Chalk Challenge, Week 18

What would you fill in this thought bubble?

Thought bubble filled with...?

Thought bubble filled with…?

With everything we are surrounded by, information, people’s ideas, news from around the world, things we learn about firsthand, there are some things we are drawn to or end up focussing on. What kinds of things do you think about the most? What makes it into your thought bubble?

For this week’s chalk challenge, chalk a thought bubble with or without something you think about. 

Share the contents of the thought bubble with us as a comment here on this post, on our Facebook page, Twitter, or at chalkwithme@gmail.com

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Chalk With S: What’s an Equality?

It is an interesting moment for me to talk about equality. I have spent the last few days holding my breath and grieving for Nairobi, for everyone suffering at the hands of those who do not believe in respecting differences. While this was especially close to my heart, every day, all around the world, such tragic incidents occur, demonstrating the need for an understanding of diversity, and an appreciation of the same. When I discuss these issues with others, I often use the word ‘equality’.

At the chalk art festival in Victoria, one of the children I spoke to was asking me about the CWM piece. I explained the concept of the ideas being mobilised by words, concluding with “and they can now move towards ‘equality’, and talking about it’, as I pointed to the blocks that formed the word. The child paused and stared at the Idea character on a Word boat for a bit, appearing to consider the story in front of her. She then asked, “what’s an equality?”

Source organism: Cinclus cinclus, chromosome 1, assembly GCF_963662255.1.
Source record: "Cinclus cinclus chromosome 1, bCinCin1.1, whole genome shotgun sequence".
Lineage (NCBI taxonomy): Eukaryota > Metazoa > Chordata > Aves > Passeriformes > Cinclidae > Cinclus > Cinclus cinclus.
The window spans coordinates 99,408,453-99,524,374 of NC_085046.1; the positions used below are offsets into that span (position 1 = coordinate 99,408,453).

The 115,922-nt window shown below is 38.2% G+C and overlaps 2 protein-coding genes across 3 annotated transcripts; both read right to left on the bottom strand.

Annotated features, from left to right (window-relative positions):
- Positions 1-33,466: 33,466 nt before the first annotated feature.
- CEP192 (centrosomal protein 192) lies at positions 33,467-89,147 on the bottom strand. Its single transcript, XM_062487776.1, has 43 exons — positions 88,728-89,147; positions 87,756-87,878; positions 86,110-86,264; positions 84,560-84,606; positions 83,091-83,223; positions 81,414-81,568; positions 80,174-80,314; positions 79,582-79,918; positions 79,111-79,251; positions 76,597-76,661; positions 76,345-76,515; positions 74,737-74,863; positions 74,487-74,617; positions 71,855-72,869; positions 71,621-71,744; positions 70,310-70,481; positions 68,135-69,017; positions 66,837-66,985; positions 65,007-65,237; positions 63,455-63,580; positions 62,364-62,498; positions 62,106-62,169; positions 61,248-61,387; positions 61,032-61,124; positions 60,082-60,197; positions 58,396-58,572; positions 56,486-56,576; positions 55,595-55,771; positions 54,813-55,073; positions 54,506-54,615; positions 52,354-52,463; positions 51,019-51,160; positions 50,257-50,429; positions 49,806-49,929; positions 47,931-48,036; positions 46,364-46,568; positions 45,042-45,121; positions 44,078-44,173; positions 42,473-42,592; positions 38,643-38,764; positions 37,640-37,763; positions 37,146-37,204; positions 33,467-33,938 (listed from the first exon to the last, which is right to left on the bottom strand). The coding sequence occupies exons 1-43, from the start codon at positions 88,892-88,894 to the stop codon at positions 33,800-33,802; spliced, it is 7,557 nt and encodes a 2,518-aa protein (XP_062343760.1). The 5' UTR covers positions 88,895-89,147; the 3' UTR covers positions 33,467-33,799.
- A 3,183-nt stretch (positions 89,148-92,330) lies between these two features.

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I stopped chalking immediately and joined her in staring at the characters I had been drawing. This question I had not anticipated. It was my turn to consider. How could I explain this word without using a zillion other complicated words, and convey its meaning to this child, who was looking expectantly at me? Without being able to Google, “how can I explain the word equality without using a zillion other complicated words and convey its meaning to this child who is looking expectantly at me”?!

I offered, after what I hope was not too long a silence, “equality means being nice to everyone even if they are different in some ways”. She responded “oh”, and nodded, processing my explanation and staring a bit longer. I talked a bit more about how different ideas are needed for the conversation on social equality.

Perhaps the essence of a word can get lost in complicated language at times. Jargon, and words frequently associated with the key word are used, but the underlying message the word seeks to convey can be obscured by a haze of complex terminology. While exploring various meanings and aspects of a word is important to avoid generalisation and oversimplification, sometimes a back-to-basics approach can work to make the message accessible to more people. The question I was asked also forced me to evaluate my own actual understanding of the word, how much more I have to learn about it, and how the world needs to get better acquainted with it.